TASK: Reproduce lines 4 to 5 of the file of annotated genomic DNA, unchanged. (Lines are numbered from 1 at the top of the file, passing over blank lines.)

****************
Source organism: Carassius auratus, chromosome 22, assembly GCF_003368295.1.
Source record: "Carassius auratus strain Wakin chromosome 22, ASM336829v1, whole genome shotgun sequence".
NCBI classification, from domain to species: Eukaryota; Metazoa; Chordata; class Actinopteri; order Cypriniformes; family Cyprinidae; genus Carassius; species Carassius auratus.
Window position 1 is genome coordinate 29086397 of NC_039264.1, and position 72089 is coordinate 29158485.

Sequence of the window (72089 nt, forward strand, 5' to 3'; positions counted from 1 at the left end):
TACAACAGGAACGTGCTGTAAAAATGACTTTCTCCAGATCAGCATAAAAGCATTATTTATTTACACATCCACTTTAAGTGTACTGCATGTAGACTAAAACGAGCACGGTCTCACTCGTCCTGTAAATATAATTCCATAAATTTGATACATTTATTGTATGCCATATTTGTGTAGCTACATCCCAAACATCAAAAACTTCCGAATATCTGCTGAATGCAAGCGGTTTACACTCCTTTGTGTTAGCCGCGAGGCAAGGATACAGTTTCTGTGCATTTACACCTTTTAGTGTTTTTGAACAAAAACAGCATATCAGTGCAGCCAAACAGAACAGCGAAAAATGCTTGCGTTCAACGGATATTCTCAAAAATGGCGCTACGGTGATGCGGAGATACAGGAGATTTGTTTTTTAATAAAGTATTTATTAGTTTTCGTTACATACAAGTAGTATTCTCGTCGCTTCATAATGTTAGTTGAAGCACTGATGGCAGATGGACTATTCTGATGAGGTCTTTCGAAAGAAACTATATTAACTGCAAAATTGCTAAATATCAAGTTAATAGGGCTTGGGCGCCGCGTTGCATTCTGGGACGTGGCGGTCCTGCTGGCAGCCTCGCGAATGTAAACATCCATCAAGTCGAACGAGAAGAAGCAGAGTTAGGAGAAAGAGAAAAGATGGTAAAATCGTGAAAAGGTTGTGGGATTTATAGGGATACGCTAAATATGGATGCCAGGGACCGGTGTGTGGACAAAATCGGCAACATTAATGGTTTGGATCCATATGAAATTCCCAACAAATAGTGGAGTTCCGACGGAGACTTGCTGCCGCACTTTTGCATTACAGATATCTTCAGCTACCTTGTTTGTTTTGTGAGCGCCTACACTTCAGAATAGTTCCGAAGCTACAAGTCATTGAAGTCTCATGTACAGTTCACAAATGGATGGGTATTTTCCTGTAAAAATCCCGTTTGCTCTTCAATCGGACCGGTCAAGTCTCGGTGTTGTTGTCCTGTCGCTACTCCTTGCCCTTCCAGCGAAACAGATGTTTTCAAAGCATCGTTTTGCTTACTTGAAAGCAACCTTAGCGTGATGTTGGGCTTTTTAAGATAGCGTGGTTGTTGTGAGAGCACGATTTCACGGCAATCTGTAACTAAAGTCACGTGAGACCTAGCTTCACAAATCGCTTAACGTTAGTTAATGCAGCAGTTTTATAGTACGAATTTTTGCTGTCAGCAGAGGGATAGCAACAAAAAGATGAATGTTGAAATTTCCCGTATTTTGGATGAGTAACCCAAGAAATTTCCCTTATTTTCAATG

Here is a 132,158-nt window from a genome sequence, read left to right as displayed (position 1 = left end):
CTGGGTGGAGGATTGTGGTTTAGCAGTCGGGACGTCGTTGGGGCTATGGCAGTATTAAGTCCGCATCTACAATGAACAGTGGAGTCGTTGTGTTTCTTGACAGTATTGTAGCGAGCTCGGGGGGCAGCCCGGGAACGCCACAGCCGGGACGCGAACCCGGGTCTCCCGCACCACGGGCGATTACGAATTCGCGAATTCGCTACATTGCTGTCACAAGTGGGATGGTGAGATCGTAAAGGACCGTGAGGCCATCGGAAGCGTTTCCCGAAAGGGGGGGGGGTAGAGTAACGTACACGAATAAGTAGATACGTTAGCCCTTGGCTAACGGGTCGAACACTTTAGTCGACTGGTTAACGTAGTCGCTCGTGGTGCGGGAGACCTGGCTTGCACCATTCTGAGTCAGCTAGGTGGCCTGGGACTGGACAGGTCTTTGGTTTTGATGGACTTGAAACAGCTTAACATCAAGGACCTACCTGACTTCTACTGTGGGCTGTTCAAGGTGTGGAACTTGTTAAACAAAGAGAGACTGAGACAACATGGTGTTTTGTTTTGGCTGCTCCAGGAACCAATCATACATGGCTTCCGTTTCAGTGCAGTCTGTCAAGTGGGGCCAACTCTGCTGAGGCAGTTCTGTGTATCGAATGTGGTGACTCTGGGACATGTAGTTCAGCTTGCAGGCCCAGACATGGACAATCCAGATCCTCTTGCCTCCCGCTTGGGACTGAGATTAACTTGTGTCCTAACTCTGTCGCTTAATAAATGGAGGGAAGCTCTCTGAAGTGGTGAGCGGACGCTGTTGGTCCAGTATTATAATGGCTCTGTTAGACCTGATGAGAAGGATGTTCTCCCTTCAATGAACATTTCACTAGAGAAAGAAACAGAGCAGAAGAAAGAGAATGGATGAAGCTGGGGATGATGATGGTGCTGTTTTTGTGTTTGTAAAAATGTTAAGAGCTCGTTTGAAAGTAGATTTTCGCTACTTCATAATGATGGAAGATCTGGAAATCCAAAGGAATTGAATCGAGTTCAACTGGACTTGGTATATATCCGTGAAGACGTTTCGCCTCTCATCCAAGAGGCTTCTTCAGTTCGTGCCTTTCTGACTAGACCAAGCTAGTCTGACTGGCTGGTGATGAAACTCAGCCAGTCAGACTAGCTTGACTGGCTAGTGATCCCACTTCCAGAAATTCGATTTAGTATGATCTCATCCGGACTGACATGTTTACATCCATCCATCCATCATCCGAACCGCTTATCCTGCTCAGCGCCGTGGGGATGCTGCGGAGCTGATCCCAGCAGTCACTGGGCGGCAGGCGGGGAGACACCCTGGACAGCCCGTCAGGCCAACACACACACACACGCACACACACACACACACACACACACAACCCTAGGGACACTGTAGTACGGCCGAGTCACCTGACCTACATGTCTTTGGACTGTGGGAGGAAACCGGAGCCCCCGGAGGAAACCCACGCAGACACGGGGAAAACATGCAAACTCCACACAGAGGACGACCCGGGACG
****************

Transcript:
Window position 1 is genome coordinate 29086397 of NC_039264.1, and position 72089 is coordinate 29158485.

Sequence of the window (72089 nt, forward strand, 5' to 3'; positions counted from 1 at the left end):